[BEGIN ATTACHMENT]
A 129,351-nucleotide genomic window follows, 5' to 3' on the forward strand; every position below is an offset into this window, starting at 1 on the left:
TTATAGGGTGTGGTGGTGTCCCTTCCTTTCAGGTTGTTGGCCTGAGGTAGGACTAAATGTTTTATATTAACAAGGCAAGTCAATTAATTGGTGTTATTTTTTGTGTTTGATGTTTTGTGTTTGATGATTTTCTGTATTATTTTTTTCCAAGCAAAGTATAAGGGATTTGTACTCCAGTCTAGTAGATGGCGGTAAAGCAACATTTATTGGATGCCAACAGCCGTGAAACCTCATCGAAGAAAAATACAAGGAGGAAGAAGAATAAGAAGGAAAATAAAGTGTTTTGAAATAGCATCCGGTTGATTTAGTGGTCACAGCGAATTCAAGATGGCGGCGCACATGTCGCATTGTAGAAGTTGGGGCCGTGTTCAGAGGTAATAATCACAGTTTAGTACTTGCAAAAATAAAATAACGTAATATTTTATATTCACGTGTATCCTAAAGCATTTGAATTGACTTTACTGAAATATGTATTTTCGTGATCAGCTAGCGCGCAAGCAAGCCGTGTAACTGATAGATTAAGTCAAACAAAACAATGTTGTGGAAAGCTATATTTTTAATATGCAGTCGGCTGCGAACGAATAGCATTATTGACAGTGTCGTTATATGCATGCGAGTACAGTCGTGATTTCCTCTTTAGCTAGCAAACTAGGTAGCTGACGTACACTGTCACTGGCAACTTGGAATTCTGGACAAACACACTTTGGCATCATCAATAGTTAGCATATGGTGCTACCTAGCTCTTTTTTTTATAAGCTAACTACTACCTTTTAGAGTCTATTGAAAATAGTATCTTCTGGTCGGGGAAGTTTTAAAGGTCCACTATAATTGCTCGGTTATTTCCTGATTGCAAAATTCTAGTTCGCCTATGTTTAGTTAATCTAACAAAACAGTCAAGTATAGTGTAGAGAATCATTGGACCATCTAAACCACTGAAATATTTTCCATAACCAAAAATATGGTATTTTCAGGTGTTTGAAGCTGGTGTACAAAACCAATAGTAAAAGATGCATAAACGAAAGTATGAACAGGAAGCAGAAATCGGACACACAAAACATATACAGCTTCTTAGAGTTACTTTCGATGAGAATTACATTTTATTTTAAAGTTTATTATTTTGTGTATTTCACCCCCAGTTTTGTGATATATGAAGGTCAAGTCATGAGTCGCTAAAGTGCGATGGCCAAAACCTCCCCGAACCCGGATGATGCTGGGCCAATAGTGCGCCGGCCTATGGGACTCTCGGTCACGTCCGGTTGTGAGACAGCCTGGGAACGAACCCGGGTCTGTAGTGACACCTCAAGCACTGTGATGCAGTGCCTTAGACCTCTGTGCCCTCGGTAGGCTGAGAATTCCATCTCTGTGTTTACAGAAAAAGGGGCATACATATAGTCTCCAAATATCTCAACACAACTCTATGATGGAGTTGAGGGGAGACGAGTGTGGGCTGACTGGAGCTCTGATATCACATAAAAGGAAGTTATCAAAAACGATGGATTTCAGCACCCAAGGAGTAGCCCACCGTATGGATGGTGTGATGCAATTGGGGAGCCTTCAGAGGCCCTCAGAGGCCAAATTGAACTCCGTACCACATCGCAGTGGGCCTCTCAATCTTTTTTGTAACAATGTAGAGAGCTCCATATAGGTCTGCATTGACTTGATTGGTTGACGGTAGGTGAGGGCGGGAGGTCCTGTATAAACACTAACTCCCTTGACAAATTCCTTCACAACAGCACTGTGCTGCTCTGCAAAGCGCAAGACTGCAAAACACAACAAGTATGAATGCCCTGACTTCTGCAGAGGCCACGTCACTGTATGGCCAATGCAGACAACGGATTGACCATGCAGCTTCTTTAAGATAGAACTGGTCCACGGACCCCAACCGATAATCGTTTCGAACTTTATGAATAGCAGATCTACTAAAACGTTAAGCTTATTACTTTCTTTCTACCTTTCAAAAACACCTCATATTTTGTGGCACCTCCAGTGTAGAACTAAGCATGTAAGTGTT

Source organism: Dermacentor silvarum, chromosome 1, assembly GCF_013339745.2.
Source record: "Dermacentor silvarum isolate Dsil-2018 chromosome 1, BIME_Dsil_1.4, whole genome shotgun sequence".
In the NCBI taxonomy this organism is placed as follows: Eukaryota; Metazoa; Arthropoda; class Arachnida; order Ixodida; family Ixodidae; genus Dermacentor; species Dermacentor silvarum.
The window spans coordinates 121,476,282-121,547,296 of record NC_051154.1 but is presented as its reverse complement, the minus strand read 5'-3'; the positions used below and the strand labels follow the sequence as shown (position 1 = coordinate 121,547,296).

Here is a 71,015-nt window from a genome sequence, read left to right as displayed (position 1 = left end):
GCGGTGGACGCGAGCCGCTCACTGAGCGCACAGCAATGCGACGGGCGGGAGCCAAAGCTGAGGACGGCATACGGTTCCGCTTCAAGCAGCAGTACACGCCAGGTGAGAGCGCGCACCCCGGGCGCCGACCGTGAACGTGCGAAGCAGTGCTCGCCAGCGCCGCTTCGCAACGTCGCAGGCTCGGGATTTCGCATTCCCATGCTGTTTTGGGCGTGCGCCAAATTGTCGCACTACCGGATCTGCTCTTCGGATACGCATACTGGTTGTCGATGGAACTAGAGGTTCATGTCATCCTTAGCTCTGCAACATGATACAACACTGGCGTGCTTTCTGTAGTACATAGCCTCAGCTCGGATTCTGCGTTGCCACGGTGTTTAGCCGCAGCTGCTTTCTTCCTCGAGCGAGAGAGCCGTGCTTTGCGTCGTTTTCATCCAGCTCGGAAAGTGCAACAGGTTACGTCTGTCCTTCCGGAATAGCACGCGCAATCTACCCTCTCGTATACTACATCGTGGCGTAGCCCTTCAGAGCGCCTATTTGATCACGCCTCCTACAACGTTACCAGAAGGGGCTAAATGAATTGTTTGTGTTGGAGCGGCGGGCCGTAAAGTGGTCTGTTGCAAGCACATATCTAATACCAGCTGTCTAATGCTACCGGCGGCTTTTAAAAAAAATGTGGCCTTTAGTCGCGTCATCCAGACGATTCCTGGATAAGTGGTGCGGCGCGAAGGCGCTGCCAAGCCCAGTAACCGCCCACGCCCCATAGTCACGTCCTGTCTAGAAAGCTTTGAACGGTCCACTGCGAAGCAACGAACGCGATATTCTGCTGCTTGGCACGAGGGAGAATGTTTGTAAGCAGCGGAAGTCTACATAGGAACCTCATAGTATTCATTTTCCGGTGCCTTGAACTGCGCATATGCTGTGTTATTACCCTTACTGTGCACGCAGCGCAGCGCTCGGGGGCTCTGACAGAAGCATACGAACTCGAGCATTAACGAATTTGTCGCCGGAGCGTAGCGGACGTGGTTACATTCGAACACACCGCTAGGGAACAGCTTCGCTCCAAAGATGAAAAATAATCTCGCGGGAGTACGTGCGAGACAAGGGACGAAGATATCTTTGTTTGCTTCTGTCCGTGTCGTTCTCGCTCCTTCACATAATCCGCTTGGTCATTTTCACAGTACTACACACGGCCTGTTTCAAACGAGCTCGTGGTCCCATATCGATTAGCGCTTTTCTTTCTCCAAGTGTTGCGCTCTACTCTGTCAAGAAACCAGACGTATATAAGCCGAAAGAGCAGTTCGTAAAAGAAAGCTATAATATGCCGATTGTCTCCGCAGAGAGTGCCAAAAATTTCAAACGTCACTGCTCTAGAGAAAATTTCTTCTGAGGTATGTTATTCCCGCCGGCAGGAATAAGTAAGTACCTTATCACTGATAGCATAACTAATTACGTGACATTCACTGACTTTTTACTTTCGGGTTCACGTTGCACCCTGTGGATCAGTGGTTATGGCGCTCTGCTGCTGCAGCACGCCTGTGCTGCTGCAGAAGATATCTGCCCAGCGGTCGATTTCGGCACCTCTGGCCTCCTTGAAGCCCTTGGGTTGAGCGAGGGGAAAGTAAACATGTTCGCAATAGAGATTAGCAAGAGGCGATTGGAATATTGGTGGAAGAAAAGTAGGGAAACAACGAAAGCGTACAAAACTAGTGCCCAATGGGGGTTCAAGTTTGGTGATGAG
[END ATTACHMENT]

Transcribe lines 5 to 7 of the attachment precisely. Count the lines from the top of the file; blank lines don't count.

In the NCBI taxonomy this organism is placed as follows: Eukaryota; Metazoa; Arthropoda; class Arachnida; order Ixodida; family Ixodidae; genus Dermacentor; species Dermacentor silvarum.
The window spans coordinates 121,476,282-121,547,296 of record NC_051154.1 but is presented as its reverse complement, the minus strand read 5'-3'; the positions used below and the strand labels follow the sequence as shown (position 1 = coordinate 121,547,296).

Here is a 71,015-nt window from a genome sequence, read left to right as displayed (position 1 = left end):